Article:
Ohio House passes bipartisan bill to prevent small business shutdowns
House Bill 621, or the Business Fairness Act, would protect businesses from outright closures during COVID-19 pandemic and guarantee that small businesses are able to earn a livelihood.
The Ohio House passed House Bill 621, or the Business Fairness Act, with wide bipartisan support on Nov. 18, voting 77-10. The bill is cosponsored by state Reps. Jon Cross, R-Kenton, and Shane Wilkin, R-Hillsboro.
The Ohio Senate has begun consideration of the bill on its first day back in session, where it received a committee hearing Dec. 2 in front of the Senate Transportation, Commerce & Workforce Committee.
The Business Fairness Act would allow businesses to continue operating during a public health emergency, preventing blanket shutdowns because certain services and businesses are deemed “nonessential.”
“All businesses are essential and deserve a chance to fairly compete during the pandemic,” said Cross in a statement following the bill’s House passage. “It is unfair large retail chains are able to keep their doors open while small businesses are getting crushed.”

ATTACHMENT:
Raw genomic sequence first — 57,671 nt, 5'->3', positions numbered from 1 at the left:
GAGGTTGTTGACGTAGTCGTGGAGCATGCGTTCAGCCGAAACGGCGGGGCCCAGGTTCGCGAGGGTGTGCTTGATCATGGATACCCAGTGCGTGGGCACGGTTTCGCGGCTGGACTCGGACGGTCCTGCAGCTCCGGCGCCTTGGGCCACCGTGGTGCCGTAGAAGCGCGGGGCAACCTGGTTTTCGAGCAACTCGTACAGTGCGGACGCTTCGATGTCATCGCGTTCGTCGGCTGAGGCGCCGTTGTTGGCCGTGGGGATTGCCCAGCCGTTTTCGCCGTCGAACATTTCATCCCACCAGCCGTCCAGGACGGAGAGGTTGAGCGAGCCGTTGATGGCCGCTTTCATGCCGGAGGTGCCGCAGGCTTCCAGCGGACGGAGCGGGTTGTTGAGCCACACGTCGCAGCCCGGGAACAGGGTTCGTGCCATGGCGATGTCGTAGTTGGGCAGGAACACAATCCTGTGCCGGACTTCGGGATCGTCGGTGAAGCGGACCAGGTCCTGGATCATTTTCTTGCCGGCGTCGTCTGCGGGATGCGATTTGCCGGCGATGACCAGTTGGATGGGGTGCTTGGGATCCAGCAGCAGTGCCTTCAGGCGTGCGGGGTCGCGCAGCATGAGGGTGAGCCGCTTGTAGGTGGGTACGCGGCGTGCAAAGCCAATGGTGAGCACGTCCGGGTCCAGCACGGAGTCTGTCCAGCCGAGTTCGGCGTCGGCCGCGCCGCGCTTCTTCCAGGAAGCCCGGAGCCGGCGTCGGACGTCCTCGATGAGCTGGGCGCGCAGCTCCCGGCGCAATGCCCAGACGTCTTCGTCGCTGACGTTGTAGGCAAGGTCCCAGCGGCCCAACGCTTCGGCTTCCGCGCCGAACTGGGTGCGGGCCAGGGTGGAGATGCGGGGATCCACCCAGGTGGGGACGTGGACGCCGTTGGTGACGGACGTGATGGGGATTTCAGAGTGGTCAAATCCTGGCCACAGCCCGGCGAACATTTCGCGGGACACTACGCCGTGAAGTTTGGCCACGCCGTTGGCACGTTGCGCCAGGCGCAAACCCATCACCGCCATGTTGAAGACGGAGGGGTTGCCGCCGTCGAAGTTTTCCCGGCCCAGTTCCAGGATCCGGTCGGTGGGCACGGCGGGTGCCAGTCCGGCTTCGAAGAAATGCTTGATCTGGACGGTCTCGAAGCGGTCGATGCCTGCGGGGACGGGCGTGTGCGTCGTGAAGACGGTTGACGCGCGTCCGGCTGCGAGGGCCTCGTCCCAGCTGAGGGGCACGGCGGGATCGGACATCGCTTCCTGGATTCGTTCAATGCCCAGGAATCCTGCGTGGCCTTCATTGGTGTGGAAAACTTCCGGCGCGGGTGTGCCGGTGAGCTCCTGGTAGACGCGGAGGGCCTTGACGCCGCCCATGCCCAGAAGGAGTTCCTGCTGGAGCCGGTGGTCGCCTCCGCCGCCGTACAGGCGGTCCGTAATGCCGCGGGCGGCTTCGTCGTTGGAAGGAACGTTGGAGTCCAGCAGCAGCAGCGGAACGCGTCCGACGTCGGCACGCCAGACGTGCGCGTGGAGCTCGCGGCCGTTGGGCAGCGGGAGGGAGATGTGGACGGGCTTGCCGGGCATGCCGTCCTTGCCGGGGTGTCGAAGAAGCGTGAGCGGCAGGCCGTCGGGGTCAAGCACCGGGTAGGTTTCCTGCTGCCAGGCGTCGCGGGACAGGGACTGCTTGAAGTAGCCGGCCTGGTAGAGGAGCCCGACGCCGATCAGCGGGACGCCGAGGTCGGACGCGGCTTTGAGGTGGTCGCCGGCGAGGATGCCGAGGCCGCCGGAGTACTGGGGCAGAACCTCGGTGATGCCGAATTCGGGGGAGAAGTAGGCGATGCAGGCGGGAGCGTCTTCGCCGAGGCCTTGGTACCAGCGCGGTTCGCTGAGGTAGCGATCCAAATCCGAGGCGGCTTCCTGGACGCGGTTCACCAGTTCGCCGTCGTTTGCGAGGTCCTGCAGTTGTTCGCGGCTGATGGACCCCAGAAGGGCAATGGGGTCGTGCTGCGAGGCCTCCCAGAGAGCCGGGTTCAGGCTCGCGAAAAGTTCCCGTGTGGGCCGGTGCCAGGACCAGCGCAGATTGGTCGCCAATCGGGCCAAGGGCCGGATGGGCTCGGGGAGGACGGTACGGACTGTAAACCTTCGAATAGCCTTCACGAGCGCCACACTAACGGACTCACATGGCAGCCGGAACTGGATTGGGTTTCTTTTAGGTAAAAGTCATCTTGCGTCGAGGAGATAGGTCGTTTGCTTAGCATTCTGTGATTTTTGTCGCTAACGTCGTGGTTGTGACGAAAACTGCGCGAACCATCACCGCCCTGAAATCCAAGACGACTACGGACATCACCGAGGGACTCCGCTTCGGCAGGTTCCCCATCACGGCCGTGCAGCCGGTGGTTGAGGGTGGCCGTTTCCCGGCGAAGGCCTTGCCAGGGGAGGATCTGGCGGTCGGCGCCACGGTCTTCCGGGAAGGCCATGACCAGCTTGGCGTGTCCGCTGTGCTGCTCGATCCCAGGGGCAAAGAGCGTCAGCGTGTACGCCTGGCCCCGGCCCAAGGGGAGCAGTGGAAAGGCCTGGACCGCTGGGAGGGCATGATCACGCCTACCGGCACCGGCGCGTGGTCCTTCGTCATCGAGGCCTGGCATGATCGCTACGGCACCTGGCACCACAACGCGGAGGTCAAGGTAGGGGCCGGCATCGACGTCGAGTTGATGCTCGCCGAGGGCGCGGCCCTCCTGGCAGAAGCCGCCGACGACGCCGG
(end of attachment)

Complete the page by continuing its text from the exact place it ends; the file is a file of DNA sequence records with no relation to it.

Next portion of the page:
Sponsors of the bill have also argued it can head off lawsuits related to business shutdowns and free up the governor’s administration to focus on pressing pandemic concerns.
Instead of picking winners and losers by labeling some businesses “essential” while others “nonessential,” the supporters of the bill say it would guarantee small businesses are able to continue earning a livelihood while abiding by same health restrictions required of other businesses. Moreover, supporters add that the governor should work with the legislature on reasonable regulations that are equitable towards small businesses.
“We’re just simply saying you’re more than free to impose reasonable regulations on these businesses to slow the spread of a contagious illness,” said Sen. Rob McColley, R-Napolean. “You just can’t outright close them and leave them stranded high and dry.”
Lawmakers in the state Senate are also considering amending the bill to include stronger language, explicitly prohibiting statewide and regional economic shutdowns.
DeWine, however, has promised to veto the Business Fairness Act if it reaches his desk, calling the bill a “direct attack on public health.”
Unfortunately, the Business Fairness Act, if passed, won’t be able to provide immediate relief to small businesses across Ohio. If the bill passes the Senate, receives a veto and the Ohio General Assembly successfully overrides the governor’s veto, the bill will take effect 90 days after final passage – since it does not contain an emergency clause.
Nonetheless, lawmakers in Columbus should take action to pass the Business Fairness Act to protect the ability of small businesses to earn a livelihood. Moreover, Gov. DeWine should work with the General Assembly in crafting reasonable regulations that ensure not only health and safety, but recognize the economic hardship small businesses across Ohio are facing.
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